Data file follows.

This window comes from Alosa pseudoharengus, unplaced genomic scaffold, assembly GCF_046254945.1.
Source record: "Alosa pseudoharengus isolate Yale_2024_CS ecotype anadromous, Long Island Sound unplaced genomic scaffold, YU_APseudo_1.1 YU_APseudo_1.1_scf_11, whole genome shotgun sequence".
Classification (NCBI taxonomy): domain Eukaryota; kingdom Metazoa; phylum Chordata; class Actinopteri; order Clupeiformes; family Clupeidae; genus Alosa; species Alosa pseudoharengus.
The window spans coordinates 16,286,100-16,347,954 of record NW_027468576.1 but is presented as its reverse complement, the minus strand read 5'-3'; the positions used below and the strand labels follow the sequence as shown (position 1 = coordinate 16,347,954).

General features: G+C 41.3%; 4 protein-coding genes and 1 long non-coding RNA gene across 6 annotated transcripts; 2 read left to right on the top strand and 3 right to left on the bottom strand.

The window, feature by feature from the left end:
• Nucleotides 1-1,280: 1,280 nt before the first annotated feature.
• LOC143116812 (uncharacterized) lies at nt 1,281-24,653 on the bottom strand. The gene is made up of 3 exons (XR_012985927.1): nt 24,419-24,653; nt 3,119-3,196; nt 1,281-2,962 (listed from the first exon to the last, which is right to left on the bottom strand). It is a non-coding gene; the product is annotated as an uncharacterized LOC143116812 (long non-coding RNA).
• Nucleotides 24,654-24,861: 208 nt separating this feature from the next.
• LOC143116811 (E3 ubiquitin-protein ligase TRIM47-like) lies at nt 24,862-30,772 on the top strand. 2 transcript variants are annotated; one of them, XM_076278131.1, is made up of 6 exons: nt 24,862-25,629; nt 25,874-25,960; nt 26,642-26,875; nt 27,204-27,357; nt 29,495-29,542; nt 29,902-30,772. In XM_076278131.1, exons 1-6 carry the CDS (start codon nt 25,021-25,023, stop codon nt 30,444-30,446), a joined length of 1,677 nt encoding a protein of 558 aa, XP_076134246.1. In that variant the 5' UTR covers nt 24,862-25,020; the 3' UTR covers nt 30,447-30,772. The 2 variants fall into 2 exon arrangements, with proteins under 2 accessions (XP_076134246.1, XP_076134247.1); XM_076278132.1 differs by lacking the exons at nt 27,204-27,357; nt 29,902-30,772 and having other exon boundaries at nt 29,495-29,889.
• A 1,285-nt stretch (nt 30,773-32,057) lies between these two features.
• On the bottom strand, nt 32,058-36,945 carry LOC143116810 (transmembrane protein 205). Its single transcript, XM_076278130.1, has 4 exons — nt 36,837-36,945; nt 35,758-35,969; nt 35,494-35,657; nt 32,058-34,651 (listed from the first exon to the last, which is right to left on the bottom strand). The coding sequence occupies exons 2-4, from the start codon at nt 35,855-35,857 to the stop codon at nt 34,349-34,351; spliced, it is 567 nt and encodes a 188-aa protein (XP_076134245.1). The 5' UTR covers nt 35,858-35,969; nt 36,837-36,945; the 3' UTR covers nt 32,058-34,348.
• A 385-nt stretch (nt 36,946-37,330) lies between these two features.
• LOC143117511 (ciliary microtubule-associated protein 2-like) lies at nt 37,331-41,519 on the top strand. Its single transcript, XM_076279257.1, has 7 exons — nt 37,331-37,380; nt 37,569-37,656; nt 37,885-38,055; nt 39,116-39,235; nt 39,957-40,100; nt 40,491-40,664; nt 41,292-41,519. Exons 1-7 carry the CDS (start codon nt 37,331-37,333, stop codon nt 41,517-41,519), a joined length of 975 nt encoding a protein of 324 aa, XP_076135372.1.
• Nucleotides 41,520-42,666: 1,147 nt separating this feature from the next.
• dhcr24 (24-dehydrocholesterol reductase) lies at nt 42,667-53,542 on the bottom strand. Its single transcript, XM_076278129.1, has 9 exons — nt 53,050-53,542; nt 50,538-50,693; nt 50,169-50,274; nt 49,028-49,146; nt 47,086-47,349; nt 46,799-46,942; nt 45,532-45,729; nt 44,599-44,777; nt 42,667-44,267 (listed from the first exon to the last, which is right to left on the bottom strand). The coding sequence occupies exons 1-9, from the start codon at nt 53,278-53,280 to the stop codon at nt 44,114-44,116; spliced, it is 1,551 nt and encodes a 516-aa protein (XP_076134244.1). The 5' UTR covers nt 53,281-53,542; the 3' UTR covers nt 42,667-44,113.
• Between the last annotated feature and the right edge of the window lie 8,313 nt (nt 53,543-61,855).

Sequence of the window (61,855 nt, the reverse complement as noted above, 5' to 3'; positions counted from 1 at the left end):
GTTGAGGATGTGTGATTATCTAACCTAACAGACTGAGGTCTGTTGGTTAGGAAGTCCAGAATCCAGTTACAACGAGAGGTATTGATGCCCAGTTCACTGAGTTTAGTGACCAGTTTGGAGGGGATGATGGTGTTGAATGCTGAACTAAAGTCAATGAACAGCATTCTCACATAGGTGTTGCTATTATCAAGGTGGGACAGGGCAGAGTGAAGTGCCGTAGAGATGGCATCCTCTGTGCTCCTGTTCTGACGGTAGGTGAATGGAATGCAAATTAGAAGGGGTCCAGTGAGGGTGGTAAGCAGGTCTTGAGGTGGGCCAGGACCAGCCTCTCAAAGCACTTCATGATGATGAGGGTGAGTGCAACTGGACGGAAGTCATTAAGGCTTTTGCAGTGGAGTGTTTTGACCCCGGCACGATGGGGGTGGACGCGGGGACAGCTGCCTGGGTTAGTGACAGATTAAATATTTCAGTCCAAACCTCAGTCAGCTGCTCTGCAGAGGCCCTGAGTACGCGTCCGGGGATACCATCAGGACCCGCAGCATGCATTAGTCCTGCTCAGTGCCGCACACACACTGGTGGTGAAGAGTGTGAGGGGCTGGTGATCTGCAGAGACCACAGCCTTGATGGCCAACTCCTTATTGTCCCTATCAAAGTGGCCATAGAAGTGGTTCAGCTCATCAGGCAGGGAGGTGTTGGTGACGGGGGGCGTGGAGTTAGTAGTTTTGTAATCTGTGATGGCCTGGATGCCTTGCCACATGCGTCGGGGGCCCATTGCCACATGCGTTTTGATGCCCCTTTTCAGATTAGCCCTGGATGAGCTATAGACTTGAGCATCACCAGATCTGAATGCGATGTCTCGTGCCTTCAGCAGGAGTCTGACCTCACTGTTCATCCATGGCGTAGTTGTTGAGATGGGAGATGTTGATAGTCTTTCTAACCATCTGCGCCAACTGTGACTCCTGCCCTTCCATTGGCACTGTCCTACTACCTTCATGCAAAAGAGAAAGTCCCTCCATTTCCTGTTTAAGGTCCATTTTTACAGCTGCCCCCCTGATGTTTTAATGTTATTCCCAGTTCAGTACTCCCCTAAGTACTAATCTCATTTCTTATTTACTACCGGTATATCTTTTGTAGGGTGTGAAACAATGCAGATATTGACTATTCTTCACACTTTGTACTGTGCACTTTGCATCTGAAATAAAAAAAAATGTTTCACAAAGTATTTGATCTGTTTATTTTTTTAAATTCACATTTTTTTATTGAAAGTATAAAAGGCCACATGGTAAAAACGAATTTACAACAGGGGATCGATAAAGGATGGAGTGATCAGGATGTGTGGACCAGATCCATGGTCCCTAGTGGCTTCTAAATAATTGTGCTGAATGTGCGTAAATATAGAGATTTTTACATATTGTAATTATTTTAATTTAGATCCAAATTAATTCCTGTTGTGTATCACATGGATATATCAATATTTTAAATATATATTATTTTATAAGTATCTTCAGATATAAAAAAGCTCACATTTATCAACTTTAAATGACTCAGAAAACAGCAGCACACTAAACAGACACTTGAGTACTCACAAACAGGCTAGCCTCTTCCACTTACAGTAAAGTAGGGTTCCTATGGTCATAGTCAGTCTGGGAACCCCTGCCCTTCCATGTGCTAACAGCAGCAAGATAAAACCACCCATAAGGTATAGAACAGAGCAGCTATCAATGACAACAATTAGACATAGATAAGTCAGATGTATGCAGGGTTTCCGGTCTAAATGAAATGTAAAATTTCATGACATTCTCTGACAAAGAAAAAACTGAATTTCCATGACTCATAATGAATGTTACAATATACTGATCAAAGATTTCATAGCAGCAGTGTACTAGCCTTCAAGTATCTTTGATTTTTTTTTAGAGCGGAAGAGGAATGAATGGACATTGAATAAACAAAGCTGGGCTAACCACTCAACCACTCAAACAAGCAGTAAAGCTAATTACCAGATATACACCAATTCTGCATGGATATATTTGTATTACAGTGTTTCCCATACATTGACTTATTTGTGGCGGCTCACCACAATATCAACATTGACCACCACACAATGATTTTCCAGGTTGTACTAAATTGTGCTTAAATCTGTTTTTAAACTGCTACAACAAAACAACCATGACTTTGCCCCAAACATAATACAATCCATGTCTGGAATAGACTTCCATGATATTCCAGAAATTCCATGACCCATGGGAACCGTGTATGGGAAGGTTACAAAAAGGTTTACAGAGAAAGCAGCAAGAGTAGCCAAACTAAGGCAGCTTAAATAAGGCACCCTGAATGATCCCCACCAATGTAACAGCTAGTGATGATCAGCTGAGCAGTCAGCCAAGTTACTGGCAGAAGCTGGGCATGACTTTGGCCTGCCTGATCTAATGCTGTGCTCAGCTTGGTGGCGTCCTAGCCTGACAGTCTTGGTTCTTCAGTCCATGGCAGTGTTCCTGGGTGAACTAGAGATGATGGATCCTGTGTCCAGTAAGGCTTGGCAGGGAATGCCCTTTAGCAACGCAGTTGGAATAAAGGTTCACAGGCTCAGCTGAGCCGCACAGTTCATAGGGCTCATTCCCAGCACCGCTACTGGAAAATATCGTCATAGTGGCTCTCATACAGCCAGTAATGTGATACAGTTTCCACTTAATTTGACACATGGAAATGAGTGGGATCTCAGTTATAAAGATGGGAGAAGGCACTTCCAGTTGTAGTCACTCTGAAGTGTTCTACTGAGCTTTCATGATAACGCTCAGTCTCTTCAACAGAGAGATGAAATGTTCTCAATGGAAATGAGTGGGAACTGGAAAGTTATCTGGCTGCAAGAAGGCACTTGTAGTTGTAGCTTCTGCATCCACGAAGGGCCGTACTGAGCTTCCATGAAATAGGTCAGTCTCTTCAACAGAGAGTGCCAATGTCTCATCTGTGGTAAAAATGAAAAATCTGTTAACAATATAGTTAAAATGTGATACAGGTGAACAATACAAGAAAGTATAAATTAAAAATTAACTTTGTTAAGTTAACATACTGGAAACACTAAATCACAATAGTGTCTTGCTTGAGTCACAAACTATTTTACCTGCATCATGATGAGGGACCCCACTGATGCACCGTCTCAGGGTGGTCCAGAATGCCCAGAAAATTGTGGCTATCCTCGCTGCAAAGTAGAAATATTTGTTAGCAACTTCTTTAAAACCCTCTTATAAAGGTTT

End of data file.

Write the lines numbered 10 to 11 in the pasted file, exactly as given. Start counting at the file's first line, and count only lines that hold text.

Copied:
• LOC143116811 (E3 ubiquitin-protein ligase TRIM47-like) lies at nt 24,862-30,772 on the top strand. 2 transcript variants are annotated; one of them, XM_076278131.1, is made up of 6 exons: nt 24,862-25,629; nt 25,874-25,960; nt 26,642-26,875; nt 27,204-27,357; nt 29,495-29,542; nt 29,902-30,772. In XM_076278131.1, exons 1-6 carry the CDS (start codon nt 25,021-25,023, stop codon nt 30,444-30,446), a joined length of 1,677 nt encoding a protein of 558 aa, XP_076134246.1. In that variant the 5' UTR covers nt 24,862-25,020; the 3' UTR covers nt 30,447-30,772. The 2 variants fall into 2 exon arrangements, with proteins under 2 accessions (XP_076134246.1, XP_076134247.1); XM_076278132.1 differs by lacking the exons at nt 27,204-27,357; nt 29,902-30,772 and having other exon boundaries at nt 29,495-29,889.
• A 1,285-nt stretch (nt 30,773-32,057) lies between these two features.